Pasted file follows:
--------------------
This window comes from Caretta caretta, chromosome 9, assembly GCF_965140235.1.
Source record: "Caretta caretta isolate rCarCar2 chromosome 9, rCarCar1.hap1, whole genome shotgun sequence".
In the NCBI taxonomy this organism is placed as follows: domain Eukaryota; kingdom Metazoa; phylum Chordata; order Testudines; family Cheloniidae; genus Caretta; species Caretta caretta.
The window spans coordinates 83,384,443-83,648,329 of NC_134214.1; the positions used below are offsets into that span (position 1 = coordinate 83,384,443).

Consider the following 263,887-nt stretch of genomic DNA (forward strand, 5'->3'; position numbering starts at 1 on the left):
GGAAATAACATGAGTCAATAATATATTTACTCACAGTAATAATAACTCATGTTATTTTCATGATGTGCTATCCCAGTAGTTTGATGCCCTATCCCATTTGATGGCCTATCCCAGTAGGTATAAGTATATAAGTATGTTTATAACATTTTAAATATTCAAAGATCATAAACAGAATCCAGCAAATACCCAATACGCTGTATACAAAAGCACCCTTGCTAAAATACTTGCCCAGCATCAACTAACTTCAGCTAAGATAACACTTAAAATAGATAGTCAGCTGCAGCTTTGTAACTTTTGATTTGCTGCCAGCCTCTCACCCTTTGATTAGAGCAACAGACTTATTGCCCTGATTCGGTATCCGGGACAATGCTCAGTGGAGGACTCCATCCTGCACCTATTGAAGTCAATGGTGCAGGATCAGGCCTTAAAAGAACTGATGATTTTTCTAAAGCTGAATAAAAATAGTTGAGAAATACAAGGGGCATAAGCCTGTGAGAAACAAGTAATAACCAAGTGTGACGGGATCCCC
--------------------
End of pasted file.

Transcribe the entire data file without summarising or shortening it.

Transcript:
This window comes from Caretta caretta, chromosome 9, assembly GCF_965140235.1.
Source record: "Caretta caretta isolate rCarCar2 chromosome 9, rCarCar1.hap1, whole genome shotgun sequence".
In the NCBI taxonomy this organism is placed as follows: domain Eukaryota; kingdom Metazoa; phylum Chordata; order Testudines; family Cheloniidae; genus Caretta; species Caretta caretta.
The window spans coordinates 83,384,443-83,648,329 of NC_134214.1; the positions used below are offsets into that span (position 1 = coordinate 83,384,443).

Consider the following 263,887-nt stretch of genomic DNA (forward strand, 5'->3'; position numbering starts at 1 on the left):
GGAAATAACATGAGTCAATAATATATTTACTCACAGTAATAATAACTCATGTTATTTTCATGATGTGCTATCCCAGTAGTTTGATGCCCTATCCCATTTGATGGCCTATCCCAGTAGGTATAAGTATATAAGTATGTTTATAACATTTTAAATATTCAAAGATCATAAACAGAATCCAGCAAATACCCAATACGCTGTATACAAAAGCACCCTTGCTAAAATACTTGCCCAGCATCAACTAACTTCAGCTAAGATAACACTTAAAATAGATAGTCAGCTGCAGCTTTGTAACTTTTGATTTGCTGCCAGCCTCTCACCCTTTGATTAGAGCAACAGACTTATTGCCCTGATTCGGTATCCGGGACAATGCTCAGTGGAGGACTCCATCCTGCACCTATTGAAGTCAATGGTGCAGGATCAGGCCTTAAAAGAACTGATGATTTTTCTAAAGCTGAATAAAAATAGTTGAGAAATACAAGGGGCATAAGCCTGTGAGAAACAAGTAATAACCAAGTGTGACGGGATCCCC